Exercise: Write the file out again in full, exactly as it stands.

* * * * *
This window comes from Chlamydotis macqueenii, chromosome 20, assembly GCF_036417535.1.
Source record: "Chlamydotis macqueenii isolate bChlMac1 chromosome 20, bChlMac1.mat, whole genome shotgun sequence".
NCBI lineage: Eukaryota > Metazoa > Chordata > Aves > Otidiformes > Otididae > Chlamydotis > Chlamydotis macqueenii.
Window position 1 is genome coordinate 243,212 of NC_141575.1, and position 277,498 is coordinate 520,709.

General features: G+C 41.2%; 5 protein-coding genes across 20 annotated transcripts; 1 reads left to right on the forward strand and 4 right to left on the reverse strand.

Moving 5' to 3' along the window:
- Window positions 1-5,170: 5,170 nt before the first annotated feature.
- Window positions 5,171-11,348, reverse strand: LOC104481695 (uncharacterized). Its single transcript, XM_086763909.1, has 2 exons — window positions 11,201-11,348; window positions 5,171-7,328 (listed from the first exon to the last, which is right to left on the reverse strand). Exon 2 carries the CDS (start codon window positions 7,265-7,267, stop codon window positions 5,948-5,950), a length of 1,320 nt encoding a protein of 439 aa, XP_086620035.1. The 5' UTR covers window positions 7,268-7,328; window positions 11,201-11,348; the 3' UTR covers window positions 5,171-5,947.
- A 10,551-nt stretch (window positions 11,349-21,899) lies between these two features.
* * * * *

This window comes from Chlamydotis macqueenii, chromosome 20, assembly GCF_036417535.1.
Source record: "Chlamydotis macqueenii isolate bChlMac1 chromosome 20, bChlMac1.mat, whole genome shotgun sequence".
NCBI lineage: Eukaryota > Metazoa > Chordata > Aves > Otidiformes > Otididae > Chlamydotis > Chlamydotis macqueenii.
Window position 1 is genome coordinate 243,212 of NC_141575.1, and position 277,498 is coordinate 520,709.

General features: G+C 41.2%; 5 protein-coding genes across 20 annotated transcripts; 1 reads left to right on the forward strand and 4 right to left on the reverse strand.

Moving 5' to 3' along the window:
- Window positions 1-5,170: 5,170 nt before the first annotated feature.
- Window positions 5,171-11,348, reverse strand: LOC104481695 (uncharacterized). Its single transcript, XM_086763909.1, has 2 exons — window positions 11,201-11,348; window positions 5,171-7,328 (listed from the first exon to the last, which is right to left on the reverse strand). Exon 2 carries the CDS (start codon window positions 7,265-7,267, stop codon window positions 5,948-5,950), a length of 1,320 nt encoding a protein of 439 aa, XP_086620035.1. The 5' UTR covers window positions 7,268-7,328; window positions 11,201-11,348; the 3' UTR covers window positions 5,171-5,947.
- A 10,551-nt stretch (window positions 11,349-21,899) lies between these two features.